Vietnamese New Year or Vietnamese Lunar New Year is called Tết or Tết Nguyên Đán or also Tết Âm Lịch in Vietnamese. It’s the most important event of the year in Vietnam.
If you are new to Tết, you can have a look at my previous article to better understand what is Tet and why it’s so important to Vietnamese people.
In this article, I will dive deeper into How Vietnamese celebrate the Lunar New Year. If you are curious to discover more about our rich culture and traditions, this article will suit you well!
Reuniting with our families
Tet is a privileged time for family, similarly to Christmas in Western countries for example.
As you might know, in Vietnam, plenty of people from rural areas move to big cities such as Ho Chi Minh, Ha Noi, Da Nang, Can Tho for working and studying. When Tet is about to arrive, everyone just cannot wait to come home to celebrate the Lunar New Year.
For some families, it’s difficult to reunite all of their members together. Mine is an example.
When I was living in Vietnam, all of my siblings and I lived in different cities, some were close and the others were far away from my parents. We didn’t have a lot of chances to see each other all at the same time. Now I’m in France, reuniting all members is even harder.
That’s why Tet is the perfect time to gather around all generations. During this wonderful time of the year, all of my family members meet together, catch up, play games, and share memories.
It can be stories about us when we were children, how silly we looked, and how naughty we behaved. We talk, we laugh, we feel grateful being a member of the family.
This makes me love Tet the most.
Cleaning and decorating the house
Cleaning the house is one of the common traditions before the Lunar New Year. As a clean and nice house would bring a pleasant atmosphere, it would therefore help bringing a positive and lucky year ahead.
Additionally, there will be many friends and relatives who will be visiting each other during this holiday. Keeping the house organized, neat, and covered with Tet colors such as red, yellow, and green is necessary to show our respect and hospitality to our guests.
That’s why we spend a lot of time to decor and make the house as clean, tidy, and beautiful as possible to welcome Tet. This is mainly how Vietnamese celebrate the Lunar New Year.
Taking care of our ancestor's graves
Vietnamese people not only prepare their houses to celebrate the Lunar New Year but also care about cleaning and repairing the resting places of the deceased. We call this activity “Tảo mộ” in Vietnamese.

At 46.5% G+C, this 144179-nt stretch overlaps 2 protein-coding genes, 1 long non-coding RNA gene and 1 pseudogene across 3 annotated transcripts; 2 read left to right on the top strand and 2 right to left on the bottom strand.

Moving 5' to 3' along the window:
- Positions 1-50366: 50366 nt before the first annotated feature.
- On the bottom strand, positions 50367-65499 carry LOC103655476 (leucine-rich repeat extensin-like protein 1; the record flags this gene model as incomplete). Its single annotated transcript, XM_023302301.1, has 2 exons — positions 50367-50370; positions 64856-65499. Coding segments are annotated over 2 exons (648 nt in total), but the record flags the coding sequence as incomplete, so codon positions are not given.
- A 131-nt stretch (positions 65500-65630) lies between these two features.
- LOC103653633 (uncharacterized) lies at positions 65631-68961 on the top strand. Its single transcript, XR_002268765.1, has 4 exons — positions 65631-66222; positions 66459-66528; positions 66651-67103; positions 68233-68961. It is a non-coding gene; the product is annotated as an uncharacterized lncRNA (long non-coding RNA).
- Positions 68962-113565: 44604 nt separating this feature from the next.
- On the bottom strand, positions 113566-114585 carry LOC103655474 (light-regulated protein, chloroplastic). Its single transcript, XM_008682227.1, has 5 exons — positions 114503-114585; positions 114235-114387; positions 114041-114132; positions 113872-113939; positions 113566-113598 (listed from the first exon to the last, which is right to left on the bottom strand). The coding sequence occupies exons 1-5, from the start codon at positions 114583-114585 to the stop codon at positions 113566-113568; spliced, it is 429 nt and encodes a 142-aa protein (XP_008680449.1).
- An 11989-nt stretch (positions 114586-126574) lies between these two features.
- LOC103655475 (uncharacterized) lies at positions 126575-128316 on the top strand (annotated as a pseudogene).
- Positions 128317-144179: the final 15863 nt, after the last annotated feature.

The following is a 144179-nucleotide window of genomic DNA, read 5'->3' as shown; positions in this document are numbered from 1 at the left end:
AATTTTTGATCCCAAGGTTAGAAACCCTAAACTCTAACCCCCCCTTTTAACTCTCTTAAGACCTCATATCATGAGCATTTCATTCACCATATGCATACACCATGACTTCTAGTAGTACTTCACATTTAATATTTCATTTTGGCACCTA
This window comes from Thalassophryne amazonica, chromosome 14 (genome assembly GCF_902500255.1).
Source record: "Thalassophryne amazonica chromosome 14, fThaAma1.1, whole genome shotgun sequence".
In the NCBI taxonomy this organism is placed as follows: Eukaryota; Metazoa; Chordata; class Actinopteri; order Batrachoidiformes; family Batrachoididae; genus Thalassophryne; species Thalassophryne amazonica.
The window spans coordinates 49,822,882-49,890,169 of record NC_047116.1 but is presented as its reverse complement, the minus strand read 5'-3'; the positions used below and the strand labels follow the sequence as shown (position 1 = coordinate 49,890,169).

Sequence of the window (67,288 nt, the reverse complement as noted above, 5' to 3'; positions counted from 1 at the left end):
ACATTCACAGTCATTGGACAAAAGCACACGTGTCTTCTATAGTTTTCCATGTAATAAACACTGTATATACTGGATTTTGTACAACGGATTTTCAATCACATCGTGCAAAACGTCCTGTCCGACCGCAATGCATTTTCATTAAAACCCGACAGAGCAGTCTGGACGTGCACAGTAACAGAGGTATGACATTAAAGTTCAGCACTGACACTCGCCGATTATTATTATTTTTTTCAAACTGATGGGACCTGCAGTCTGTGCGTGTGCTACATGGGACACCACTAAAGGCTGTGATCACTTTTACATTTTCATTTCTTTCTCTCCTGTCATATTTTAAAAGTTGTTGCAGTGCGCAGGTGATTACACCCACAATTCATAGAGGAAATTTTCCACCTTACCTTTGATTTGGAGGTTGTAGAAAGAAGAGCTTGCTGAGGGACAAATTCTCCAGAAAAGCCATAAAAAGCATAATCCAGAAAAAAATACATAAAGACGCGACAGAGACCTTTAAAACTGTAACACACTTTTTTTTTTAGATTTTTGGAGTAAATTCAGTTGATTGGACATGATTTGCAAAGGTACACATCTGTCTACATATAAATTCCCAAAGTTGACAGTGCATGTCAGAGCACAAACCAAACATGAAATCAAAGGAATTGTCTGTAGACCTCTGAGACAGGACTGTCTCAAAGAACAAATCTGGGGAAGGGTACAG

From about December 20 to 30th of the lunar calendar (around January of the solar calendar), families will gather all generations and come to the cemetery. They clean the graves of their ancestor, repair them if there’s something wrong, clear the grass around.
After cleaning the tombs, they bring incense, flowers, fruits, and offerings to invite the deceased to come home, to celebrate Tet with their family.
During this visiting and cleaning, seniors will tell stories about their ancestors, such as who they were, what was their life like, and some other memories that still remain in the storytellers’ minds.
This is also one of the very popular activities that Vietnamese do to celebrate the Lunar New Year. It helps to remind young generations about their ancestors, introduce new family members to the deceased, as well as pray to have a new year full of health, luck and happiness.
Going to the local Tet market (chợ Tết)
Apart from supermarkets, Vietnamese people often go to local markets to buy things for the new year. I would say these local markets are signatures of Tet.
They are always more crowded than usual. Locals go to there very early around 6 am to buy fresh products. Flowers are sold everywhere and make the local markets become colorful and lovely.
The sound of selling, bargaining, the voice of chatting, laughing creates a very unique and characteristic song of the local Tet market in Vietnam.
This is one of the greatest things in the Vietnamese Lunar New Year. It’s boldly local and vividly reflects the real spirit of Tet. If you would like to feel what Tet is, just simply go to the local Tet market, buy some products and enjoy the vibe.
Cooking Bánh Chưng (Chung cake), Bánh Tét (Tet cake)
One of the indispensable activities before Tet is cooking Bánh Chưng and Bánh Tét, which can be literally translated as Chung cake and Tet cake. But I prefer to keep their original names in this article.